Public Education . . . IS an American Value®

Definitions

Why definitions? Words are extremely powerful, and dictionaries are always very precise about what vocabulary they use in their definitions. Look at the definitions of “public” and “education” below and think about how they fit together and how they differ. After looking them over, list out the words frequently used. What terms seem to be the most important? What terms change? Which fit most closely with what you have heard or think about public education? As a group, come up with your own definition for public education, paying close attention to what the group wishes to include or exclude.

Public Education—education at a school as opposed to being ‘privately educated’; also education at a PUBLIC SCHOOL as distinguished from a private school.  (Oxford English Dictionary).

Public—adj.  1.  of or pertaining to the people as a whole; that belongs to, affects, or concerns the community or nation; common, national, popular.  2.  In various phases (mostly obsolete)  rendering or suggested by the commonwealth or state; the common or national good or well-being.  3.  Done or made by or on behalf of the community as a whole; authorized by, acting for, or representing the community.  4.  That is open to, may be used by, or may or must be shared by all members of the community; not restricted to the private use of any person or persons; generally accessible or available; generally levied (as a rate tax).  (Oxford English Dictionary)

Education—n.  1. The process of nourishing or rearing a child or young person, an animal.  2.  the process of ‘bringing up’ (young persons);  the manner in which a young person has been ‘brought up,’ with reference to social situation, kind of manners and habits acquired, calling or employment prepared for, etc.  3.  the systematic instruction, schooling or training given to the young in preparation for the work of life; by extension, similar instruction or training obtained in adult age.  Also, the whole course of scholastic instruction which a person has received.  Often with limiting words denoting the nature or the predominant subject of the instruction or kind of life for which it prepares, as classical, legal, medical, technical, commercial, art education.  4.  Culture or development of powers, formation of character, as contrasted with the imparting of mere knowledge or skill.  Often with limiting word, as intellectual, moral, physical.  (Oxford English Dictionary)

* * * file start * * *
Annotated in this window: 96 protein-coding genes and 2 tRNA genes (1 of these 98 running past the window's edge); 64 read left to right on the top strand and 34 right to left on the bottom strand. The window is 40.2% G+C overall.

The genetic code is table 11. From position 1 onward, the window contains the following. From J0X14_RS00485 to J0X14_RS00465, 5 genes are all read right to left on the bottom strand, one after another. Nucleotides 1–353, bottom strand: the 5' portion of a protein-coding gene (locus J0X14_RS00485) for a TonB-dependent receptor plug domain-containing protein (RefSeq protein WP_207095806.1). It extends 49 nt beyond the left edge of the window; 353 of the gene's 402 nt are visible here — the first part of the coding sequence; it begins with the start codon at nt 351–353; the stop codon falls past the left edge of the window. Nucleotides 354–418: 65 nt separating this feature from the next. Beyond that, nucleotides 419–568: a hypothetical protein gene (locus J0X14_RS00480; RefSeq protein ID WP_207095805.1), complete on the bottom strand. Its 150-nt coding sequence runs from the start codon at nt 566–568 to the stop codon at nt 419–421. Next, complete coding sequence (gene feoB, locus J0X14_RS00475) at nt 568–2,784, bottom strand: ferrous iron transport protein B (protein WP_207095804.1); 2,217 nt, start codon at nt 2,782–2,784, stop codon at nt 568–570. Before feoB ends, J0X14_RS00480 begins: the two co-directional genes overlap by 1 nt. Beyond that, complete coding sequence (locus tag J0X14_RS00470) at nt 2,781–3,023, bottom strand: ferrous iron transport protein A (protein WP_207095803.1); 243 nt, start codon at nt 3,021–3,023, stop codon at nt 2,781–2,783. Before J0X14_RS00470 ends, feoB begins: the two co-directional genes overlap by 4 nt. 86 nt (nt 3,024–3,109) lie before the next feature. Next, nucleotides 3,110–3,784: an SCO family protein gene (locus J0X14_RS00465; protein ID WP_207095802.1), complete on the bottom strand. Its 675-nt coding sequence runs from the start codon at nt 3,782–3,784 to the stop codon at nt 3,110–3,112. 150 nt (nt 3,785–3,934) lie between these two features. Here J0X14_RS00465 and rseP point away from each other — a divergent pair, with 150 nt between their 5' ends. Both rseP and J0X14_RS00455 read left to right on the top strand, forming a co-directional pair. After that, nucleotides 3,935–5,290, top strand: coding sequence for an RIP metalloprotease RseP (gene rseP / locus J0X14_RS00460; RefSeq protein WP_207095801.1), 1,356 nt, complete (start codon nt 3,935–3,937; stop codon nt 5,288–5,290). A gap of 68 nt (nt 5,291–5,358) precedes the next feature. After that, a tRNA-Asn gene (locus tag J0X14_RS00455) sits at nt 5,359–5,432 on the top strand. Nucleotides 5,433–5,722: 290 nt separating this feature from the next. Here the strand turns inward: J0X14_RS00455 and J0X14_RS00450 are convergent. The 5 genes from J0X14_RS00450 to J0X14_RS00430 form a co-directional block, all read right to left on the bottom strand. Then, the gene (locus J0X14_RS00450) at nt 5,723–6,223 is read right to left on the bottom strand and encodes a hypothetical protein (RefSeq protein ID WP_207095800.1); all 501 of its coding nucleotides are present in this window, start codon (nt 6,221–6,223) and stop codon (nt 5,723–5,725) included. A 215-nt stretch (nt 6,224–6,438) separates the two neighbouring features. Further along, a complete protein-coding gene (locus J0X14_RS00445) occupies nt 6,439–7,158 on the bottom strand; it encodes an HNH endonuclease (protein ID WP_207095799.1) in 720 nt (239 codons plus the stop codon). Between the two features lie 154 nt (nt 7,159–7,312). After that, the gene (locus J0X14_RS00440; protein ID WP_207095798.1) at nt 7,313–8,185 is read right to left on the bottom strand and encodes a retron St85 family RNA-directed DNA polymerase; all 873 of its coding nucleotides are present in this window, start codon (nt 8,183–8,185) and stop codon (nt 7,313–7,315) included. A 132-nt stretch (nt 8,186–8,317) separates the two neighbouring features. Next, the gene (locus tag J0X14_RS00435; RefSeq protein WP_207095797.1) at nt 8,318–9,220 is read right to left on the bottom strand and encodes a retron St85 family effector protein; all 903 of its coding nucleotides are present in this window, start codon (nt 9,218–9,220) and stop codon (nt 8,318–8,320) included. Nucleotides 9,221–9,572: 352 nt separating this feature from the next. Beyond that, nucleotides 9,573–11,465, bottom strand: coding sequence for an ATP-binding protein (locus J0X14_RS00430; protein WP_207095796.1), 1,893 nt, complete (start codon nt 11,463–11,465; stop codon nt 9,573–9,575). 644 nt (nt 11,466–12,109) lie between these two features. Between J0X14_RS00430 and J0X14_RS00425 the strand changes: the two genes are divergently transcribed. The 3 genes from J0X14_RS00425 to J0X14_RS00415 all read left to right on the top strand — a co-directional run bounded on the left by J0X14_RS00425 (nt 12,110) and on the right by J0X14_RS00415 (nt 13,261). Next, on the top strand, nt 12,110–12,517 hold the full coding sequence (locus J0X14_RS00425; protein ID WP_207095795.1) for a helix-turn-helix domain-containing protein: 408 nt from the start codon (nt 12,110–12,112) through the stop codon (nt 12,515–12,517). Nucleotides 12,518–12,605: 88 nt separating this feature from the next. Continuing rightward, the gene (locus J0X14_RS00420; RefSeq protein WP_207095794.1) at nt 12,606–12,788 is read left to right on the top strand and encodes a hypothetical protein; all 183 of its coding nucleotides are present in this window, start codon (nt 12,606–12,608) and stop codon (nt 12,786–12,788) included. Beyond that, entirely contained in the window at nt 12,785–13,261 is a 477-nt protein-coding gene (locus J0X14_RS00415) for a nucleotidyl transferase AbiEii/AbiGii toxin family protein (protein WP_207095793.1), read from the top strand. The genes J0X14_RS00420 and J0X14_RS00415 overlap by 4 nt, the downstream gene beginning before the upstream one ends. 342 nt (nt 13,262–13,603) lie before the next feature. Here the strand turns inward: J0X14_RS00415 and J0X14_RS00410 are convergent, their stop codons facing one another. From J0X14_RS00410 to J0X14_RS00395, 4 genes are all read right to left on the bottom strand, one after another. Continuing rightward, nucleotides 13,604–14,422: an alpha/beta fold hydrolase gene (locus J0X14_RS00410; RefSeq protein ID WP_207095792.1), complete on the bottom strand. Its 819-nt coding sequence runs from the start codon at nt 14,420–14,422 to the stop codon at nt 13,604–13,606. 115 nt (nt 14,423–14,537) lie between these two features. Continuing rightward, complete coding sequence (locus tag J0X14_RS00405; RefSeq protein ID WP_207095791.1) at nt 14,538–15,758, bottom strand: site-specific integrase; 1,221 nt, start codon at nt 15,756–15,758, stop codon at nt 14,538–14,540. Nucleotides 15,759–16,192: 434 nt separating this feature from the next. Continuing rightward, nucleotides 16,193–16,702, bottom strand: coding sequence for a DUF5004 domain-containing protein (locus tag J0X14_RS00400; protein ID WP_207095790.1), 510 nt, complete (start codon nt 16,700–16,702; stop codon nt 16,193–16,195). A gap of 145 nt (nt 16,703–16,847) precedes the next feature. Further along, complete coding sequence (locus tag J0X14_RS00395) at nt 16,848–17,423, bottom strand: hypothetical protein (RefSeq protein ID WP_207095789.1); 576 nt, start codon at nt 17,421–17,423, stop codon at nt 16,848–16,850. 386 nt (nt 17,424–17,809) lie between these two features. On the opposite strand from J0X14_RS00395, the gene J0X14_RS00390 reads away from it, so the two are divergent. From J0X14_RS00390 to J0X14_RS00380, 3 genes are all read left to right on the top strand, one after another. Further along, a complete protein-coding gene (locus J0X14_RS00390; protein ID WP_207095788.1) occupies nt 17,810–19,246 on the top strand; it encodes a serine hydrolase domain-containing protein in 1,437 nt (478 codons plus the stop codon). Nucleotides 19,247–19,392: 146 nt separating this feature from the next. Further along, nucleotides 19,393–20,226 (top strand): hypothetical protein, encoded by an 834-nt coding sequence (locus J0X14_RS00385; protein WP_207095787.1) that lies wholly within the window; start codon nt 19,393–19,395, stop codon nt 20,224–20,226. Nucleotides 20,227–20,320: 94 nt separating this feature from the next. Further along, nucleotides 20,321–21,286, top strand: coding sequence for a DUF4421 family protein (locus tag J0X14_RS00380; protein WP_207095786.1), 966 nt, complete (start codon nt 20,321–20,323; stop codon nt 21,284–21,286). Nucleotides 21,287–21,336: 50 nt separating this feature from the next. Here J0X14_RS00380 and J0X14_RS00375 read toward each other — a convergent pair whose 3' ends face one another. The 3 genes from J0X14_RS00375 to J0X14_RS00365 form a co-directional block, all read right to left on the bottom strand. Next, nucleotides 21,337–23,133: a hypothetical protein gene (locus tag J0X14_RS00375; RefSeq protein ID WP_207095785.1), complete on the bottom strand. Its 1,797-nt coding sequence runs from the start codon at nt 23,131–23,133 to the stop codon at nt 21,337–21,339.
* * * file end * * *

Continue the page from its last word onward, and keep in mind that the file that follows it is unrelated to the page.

Public—adj.  1.  of the people as a whole.  2.  open to or shared by all.  3.  done or existing openly.  4.  (of service, funds, etc.)  provided by, concerning, or serving the government (The Oxford Essential Dictionary, American Edition.  New York, 1998).

Education—n.  1.  systematic instruction, schooling, etc.  2.  particular kind of or stage in education  3.  development of character or mental powers; formative experience.  (The Oxford Essential Dictionary, American Edition.  New York, 1998).

Public—adj.  1.  Of, concerning, or affecting the community or the people:  the public good.  2.  Maintained for or used by the people or community:  a public park.  3.  Capitalized in shares of stock that can be traded on the open market:  a public company.  4.  Participated in or attended by the people or community:  “Opinions are formed in a process of open discussion and public debate”  (Hannah Arendt).  5.  Connected with or acting on behalf of the people, community, or government:  public office.  6.  Enrolled in or attending a public school:  transit passes for public students.  7.  Open to the knowledge or judgment of all:  a public scandal.  (Dictionary.com, 2005)

Education—n.  1.  The act or process of educating or being educated.  2.  The knowledge or skill obtained or developed by a learning process.  3.  A program of instruction of a specified kind or level: driver education;  a college education.  4.  The field of study that is concerned with the pedagogy of teaching and learning.  5.  An instructive or enlightening experience:  Her work in the inner city was a real education.  (Dictionary.com, 2005)

Public— adj.  1.  exposed to general view  2a.  Of, relating to, or affecting all  the people or the whole area of a nation or state <public law>  b. of or relating to a government  c.  of, or relating to, or being in the service of the community or nation  3.  of or relating to people in general  4. of or relating to business or community interests as opposed to private affairs  5.  devoted to the general or national welfare.  6a.  Accessible to or shared by all members of the community  b.  Capitalized in shares that can be freely traded on the open market—often used with go  (Merriam-Webster Online, 2005)

Education—n.  1a.  The action or process of educating or of being educated; also : a stage of such a process  b.  The knowledge and development resulting from an education al process <a man of little education>  2.  the field of study that deals mainly with methods of teaching and learning in schools (Merriam-Webster Online, 2005)